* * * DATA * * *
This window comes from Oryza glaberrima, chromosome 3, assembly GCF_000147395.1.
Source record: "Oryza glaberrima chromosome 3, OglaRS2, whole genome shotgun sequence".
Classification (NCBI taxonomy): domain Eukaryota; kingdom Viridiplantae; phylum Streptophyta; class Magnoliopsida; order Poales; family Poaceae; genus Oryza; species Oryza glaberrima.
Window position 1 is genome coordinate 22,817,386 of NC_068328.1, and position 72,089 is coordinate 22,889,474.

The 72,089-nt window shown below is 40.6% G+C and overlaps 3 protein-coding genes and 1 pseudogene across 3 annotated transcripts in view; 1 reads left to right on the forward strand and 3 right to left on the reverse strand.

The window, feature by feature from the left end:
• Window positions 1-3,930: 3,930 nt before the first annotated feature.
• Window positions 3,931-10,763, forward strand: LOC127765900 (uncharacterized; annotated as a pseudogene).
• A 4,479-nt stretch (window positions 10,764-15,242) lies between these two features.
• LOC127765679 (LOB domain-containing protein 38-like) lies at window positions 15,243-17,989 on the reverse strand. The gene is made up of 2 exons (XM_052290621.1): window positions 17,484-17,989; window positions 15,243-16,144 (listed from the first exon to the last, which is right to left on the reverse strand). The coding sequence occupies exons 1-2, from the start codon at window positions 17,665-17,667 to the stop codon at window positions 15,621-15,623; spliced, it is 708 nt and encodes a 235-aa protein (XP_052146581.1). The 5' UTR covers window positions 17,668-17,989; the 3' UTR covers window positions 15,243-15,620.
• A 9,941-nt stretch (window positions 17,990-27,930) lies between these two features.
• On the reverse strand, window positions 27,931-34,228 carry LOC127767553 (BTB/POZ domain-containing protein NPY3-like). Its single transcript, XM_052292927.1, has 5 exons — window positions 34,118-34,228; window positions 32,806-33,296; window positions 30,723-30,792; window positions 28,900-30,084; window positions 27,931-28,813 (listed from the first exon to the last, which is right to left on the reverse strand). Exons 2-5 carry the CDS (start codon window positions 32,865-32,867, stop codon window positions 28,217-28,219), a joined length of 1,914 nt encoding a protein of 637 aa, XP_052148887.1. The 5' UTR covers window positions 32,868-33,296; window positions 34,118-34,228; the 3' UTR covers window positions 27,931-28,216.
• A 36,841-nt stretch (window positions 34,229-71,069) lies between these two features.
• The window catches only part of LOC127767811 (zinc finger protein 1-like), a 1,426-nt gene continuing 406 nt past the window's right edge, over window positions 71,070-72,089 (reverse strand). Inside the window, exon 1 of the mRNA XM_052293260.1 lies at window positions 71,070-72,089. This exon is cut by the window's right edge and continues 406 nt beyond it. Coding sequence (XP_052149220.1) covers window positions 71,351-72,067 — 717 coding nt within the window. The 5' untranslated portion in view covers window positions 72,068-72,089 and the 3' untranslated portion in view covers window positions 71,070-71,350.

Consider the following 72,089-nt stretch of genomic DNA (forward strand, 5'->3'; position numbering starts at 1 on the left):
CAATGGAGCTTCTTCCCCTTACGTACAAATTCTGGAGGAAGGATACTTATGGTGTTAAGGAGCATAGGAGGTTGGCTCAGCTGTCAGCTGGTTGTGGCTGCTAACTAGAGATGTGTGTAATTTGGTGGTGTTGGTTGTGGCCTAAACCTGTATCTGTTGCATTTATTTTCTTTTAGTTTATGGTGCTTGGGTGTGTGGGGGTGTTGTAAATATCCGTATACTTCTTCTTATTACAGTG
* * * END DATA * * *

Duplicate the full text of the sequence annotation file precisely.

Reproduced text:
This window comes from Oryza glaberrima, chromosome 3, assembly GCF_000147395.1.
Source record: "Oryza glaberrima chromosome 3, OglaRS2, whole genome shotgun sequence".
Classification (NCBI taxonomy): domain Eukaryota; kingdom Viridiplantae; phylum Streptophyta; class Magnoliopsida; order Poales; family Poaceae; genus Oryza; species Oryza glaberrima.
Window position 1 is genome coordinate 22,817,386 of NC_068328.1, and position 72,089 is coordinate 22,889,474.

The 72,089-nt window shown below is 40.6% G+C and overlaps 3 protein-coding genes and 1 pseudogene across 3 annotated transcripts in view; 1 reads left to right on the forward strand and 3 right to left on the reverse strand.

The window, feature by feature from the left end:
• Window positions 1-3,930: 3,930 nt before the first annotated feature.
• Window positions 3,931-10,763, forward strand: LOC127765900 (uncharacterized; annotated as a pseudogene).
• A 4,479-nt stretch (window positions 10,764-15,242) lies between these two features.
• LOC127765679 (LOB domain-containing protein 38-like) lies at window positions 15,243-17,989 on the reverse strand. The gene is made up of 2 exons (XM_052290621.1): window positions 17,484-17,989; window positions 15,243-16,144 (listed from the first exon to the last, which is right to left on the reverse strand). The coding sequence occupies exons 1-2, from the start codon at window positions 17,665-17,667 to the stop codon at window positions 15,621-15,623; spliced, it is 708 nt and encodes a 235-aa protein (XP_052146581.1). The 5' UTR covers window positions 17,668-17,989; the 3' UTR covers window positions 15,243-15,620.
• A 9,941-nt stretch (window positions 17,990-27,930) lies between these two features.
• On the reverse strand, window positions 27,931-34,228 carry LOC127767553 (BTB/POZ domain-containing protein NPY3-like). Its single transcript, XM_052292927.1, has 5 exons — window positions 34,118-34,228; window positions 32,806-33,296; window positions 30,723-30,792; window positions 28,900-30,084; window positions 27,931-28,813 (listed from the first exon to the last, which is right to left on the reverse strand). Exons 2-5 carry the CDS (start codon window positions 32,865-32,867, stop codon window positions 28,217-28,219), a joined length of 1,914 nt encoding a protein of 637 aa, XP_052148887.1. The 5' UTR covers window positions 32,868-33,296; window positions 34,118-34,228; the 3' UTR covers window positions 27,931-28,216.
• A 36,841-nt stretch (window positions 34,229-71,069) lies between these two features.
• The window catches only part of LOC127767811 (zinc finger protein 1-like), a 1,426-nt gene continuing 406 nt past the window's right edge, over window positions 71,070-72,089 (reverse strand). Inside the window, exon 1 of the mRNA XM_052293260.1 lies at window positions 71,070-72,089. This exon is cut by the window's right edge and continues 406 nt beyond it. Coding sequence (XP_052149220.1) covers window positions 71,351-72,067 — 717 coding nt within the window. The 5' untranslated portion in view covers window positions 72,068-72,089 and the 3' untranslated portion in view covers window positions 71,070-71,350.

Consider the following 72,089-nt stretch of genomic DNA (forward strand, 5'->3'; position numbering starts at 1 on the left):
CAATGGAGCTTCTTCCCCTTACGTACAAATTCTGGAGGAAGGATACTTATGGTGTTAAGGAGCATAGGAGGTTGGCTCAGCTGTCAGCTGGTTGTGGCTGCTAACTAGAGATGTGTGTAATTTGGTGGTGTTGGTTGTGGCCTAAACCTGTATCTGTTGCATTTATTTTCTTTTAGTTTATGGTGCTTGGGTGTGTGGGGGTGTTGTAAATATCCGTATACTTCTTCTTATTACAGTG